Alumni Spotlight: Mary Kate Carter


Mary Kate is a people lover, hard worker, and an adventure seeker who took full advantage of her study abroad experience in Lyon, France.

Why did you choose this program?

I chose to study in Lyon because I wanted to be in a city I had no preconceived notions about. I was also looking for three specific criteria: a Francophone country, French language immersion, and a homestay.

What did your program provider assist you with, and what did you have to organize on your own?

USAC was very helpful throughout the entire abroad process. They led us with specific step-by-step instructions from the application period until we stepped onto the plane. I got my flight and my visa, but USAC was there to help and answered any questions I had.

Additionally, the on-site staff were great and were always there for students. I am more independent, so I didn't feel the need to go to them too often, but when I did, they were great resources and super helpful. They also organized fun field trips and volunteer opportunities for us!

What is one piece of advice you'd give to someone going on your program?

Don't be afraid to mess up, make mistakes, and fail a little bit! Going abroad in its entirety is a learning experience; no one expects you to know the language, city, or culture perfectly.

What does an average day/week look like as a participant of this program?

Students will be in class for 4-5 days per week, but there is also plenty of time to explore the city! Depending on whether a student is in a homestay, dorm, or apartment, they will eat dinner with their family, cook for themselves, or eat out. There are also opportunities to volunteer to teach English to French students, so most participants will engage in that experience at least once per week.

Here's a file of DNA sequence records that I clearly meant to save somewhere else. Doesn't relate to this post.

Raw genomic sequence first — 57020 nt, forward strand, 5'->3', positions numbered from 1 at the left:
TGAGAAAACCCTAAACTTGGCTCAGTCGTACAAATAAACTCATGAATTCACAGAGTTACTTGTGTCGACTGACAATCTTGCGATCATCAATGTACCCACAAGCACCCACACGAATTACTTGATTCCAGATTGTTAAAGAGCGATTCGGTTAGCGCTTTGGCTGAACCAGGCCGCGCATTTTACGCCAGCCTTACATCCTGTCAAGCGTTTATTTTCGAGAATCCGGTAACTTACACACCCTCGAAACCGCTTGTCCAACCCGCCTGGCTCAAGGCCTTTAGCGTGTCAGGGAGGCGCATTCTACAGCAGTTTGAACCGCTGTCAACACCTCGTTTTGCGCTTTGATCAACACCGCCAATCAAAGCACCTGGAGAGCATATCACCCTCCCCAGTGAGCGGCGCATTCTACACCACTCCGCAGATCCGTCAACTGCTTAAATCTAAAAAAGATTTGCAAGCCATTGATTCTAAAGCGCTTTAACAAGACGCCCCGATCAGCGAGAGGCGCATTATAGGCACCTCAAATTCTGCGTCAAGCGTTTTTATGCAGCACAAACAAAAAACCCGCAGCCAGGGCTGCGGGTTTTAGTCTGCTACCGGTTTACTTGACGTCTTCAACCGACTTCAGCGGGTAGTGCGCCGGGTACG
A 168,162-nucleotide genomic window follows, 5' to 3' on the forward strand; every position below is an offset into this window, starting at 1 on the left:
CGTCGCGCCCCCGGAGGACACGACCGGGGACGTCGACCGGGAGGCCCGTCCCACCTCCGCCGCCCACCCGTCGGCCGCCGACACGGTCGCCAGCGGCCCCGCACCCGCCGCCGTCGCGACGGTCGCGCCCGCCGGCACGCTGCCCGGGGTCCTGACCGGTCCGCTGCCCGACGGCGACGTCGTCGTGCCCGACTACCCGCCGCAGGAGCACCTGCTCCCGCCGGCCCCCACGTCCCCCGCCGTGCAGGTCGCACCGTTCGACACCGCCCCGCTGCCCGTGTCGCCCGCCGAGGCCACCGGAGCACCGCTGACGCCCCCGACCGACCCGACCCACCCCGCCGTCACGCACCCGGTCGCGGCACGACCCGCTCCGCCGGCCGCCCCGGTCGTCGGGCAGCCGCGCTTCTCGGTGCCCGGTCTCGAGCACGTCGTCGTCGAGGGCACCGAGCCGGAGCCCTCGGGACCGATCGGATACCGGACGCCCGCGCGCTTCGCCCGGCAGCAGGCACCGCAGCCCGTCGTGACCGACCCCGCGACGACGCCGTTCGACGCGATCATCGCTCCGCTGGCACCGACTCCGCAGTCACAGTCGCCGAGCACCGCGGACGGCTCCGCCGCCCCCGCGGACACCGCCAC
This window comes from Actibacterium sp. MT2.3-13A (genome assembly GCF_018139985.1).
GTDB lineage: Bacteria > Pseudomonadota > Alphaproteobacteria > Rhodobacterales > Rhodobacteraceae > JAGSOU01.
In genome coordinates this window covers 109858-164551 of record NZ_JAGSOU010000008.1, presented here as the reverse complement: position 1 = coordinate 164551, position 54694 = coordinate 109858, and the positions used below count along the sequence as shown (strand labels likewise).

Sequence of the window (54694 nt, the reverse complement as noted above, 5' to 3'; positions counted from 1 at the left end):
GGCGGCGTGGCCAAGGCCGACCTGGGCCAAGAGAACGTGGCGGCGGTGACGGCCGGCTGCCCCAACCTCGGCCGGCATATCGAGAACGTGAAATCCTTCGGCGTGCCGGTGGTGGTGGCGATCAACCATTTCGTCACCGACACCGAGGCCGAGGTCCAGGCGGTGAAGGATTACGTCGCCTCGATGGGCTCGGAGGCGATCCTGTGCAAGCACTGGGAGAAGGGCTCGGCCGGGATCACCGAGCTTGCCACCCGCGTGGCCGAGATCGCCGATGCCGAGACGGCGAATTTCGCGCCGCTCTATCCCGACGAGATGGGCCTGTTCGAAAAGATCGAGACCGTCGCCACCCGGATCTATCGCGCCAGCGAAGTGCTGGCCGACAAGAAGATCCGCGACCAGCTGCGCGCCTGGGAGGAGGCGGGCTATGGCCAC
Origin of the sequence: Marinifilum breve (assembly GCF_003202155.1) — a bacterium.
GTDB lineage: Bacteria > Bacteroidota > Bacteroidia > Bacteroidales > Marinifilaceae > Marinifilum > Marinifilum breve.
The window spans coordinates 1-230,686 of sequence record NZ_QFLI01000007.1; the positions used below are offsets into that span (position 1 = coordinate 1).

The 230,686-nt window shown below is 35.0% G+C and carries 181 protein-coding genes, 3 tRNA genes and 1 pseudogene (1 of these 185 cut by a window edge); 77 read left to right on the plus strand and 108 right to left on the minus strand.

Going into your experience abroad, what was your biggest fear, and how did you overcome it? How did your views on the issue change?

In all honesty, I was terrified to live with total strangers in a city I knew nothing about while speaking a foreign language. However, my family made me feel right at home and let me control how much time I spent with them. I ate dinner with them and watched the French news almost every evening.

How do you feel your language skills progressed throughout the program?

I definitely feel more confident in my speaking, though I am still by no means fluent. It was fun though, because everyday speaking is slightly different than what you learn in class, so you just have to roll with it, not be afraid to mess up, and have fun! Two tips to improve your speaking the most: live with a host family and make French friends!